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The Love Poetry of John Donne: Part 1 of 3
Written by: Ian Mackean
John Donne's Songs and Sonnets do not describe a single unchanging view of love; they express a wide variety of emotions and attitudes, as if Donne himself were trying to define his experience of love through his poetry. Love can be an experience of the body, the soul, or both; it can be a religious experience, or merely a sexual one, and it can give rise to emotions ranging from ecstasy to despair. Taking any one poem in isolation will give us a limited view of Donne's attitude to love, but treating each poem as a fragment of a totality of experience, represented by all the Songs and Sonnets, it gives us an insight into the complex range of experiences that can be grouped under the single heading 'Love'.
In To his Mistris Going to Bed we see how highly Donne can praise physical pleasure. He addresses the woman as:
Oh my America, my new found lande,
My kingdome, safeliest when with one man man'd,
My myne of precious stones, my Empiree,
The images are of physical, material wealth, and anyone reading this poem alone would think Donne's interest in women was limited to the sexual level. He describes sex in terms of a religious experience; the woman is an 'Angel', she provides 'A heaven like Mahomet's Paradise', and the bed is 'loves hallow'd temple'. But this is not a love poem; nowhere does he say that he loves the woman, or that sex is part of a deeper relationship.
In The Extasie Donne conveys a very different and more complex attitude to physical pleasure, when it is just one part of the experience of love.
This Extasie doth unperplex
(We said) and tell us what we love,
Wee see by this, it was not sexe,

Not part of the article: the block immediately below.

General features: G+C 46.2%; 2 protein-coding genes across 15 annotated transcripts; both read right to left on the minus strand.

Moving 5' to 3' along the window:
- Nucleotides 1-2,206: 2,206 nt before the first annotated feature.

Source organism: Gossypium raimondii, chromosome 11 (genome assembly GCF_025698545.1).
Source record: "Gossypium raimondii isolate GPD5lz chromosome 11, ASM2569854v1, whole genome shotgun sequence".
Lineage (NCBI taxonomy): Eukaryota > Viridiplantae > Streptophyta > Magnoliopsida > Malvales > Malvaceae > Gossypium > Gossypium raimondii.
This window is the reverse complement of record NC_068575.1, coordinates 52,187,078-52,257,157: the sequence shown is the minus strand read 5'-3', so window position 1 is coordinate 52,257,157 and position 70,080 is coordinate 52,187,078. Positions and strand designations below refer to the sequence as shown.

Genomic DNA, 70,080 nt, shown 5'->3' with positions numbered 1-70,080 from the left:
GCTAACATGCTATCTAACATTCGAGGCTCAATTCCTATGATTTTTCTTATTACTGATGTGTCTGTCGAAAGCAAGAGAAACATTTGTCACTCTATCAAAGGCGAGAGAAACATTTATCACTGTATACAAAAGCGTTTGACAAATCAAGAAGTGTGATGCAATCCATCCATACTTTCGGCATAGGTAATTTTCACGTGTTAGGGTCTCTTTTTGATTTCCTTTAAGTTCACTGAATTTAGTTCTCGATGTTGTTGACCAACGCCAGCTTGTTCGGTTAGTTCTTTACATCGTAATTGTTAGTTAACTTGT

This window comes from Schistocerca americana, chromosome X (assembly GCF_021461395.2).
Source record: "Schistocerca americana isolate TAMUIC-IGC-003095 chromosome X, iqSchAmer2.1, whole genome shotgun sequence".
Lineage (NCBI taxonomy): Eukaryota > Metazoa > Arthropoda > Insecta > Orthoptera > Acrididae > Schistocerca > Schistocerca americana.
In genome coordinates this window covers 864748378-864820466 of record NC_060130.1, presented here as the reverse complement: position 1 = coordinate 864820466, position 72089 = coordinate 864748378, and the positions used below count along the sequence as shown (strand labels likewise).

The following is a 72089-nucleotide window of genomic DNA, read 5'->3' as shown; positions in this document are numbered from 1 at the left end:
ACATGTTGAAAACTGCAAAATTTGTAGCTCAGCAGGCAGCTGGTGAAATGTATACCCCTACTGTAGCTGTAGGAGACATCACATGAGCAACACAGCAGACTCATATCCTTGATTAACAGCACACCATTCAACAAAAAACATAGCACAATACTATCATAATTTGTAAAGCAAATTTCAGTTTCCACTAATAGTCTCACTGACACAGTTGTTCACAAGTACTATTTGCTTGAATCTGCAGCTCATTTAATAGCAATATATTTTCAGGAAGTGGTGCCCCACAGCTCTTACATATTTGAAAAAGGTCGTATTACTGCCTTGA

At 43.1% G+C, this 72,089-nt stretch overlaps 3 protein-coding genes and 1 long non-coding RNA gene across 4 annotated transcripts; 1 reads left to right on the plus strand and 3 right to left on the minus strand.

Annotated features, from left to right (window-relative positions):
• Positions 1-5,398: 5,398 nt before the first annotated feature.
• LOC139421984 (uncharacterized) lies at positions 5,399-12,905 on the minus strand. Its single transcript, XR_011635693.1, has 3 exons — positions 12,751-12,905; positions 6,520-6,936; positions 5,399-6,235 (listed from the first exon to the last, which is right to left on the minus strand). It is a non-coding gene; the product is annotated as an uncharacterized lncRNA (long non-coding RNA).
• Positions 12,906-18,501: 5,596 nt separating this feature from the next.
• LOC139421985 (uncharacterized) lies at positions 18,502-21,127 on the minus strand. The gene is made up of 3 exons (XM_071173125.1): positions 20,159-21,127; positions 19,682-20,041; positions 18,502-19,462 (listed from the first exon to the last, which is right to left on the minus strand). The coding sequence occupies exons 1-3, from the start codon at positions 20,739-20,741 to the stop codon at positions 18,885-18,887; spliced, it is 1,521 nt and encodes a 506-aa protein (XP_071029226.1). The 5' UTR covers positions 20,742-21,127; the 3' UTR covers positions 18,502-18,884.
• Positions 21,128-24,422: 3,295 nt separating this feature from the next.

Wee see, we saw not what did move . . .
Love's mysteries in soules doe grow,
But yet the body is his booke.
The body and the soul are distinct, but related aspects of the totality of love. The uniting of souls is the purest and highest form of love, but this can only be attained through the uniting of bodies.
Soe soule into the soule may flow,
Though it to body first repaire.
This focus on the soul leads Donne to express a condescending attitude towards physical love in this poem which is in marked contrast to the attitude he expressed in To his Mistris Going to Bed.
But O alas, so long, so farre
Our bodies why doe wee forbeare?
They'are ours, the though they'are not wee. Wee are
Th'intelligences, they the spheare.
But in reading Donne one soon learns that an attitude expressed in one poem is not to be taken as absolute and exclusive. One of Donne's characteristics is that he freely contradicts himself from one poem to another. The title of this poem, The Extasie, implies that love is a religious experience, just as the diction of To his Mistris Going to Bed conveyed sex as a religious experience. The religious metaphors give a hyperbolic intensity to his imagery, but the ideas expressed in The Extasie are firmly rooted in the scientific theories of his day.
Donne's view that spiritual love can be attained through physical love ties in with the contemporary theory of the 'chain of being'. Angels, presumably, could experience a totally spiritual love, unadulterated by the physical. But man, being part divine and part animal, can only reach the spiritual level through the sensual.
So must pure lovers soules descend
T'affections, and to faculties,
That sense may reach and apprehend,
Else a great Prince in prison lies.
The inherent superiority of the spiritual level, and the part love can play in refining man's nature towards the spiritual, is expressed in these lines:
If any, so by love refin'd,
That he soules language understood,
And by good love were grown all minde
Copyright: Ian Mackean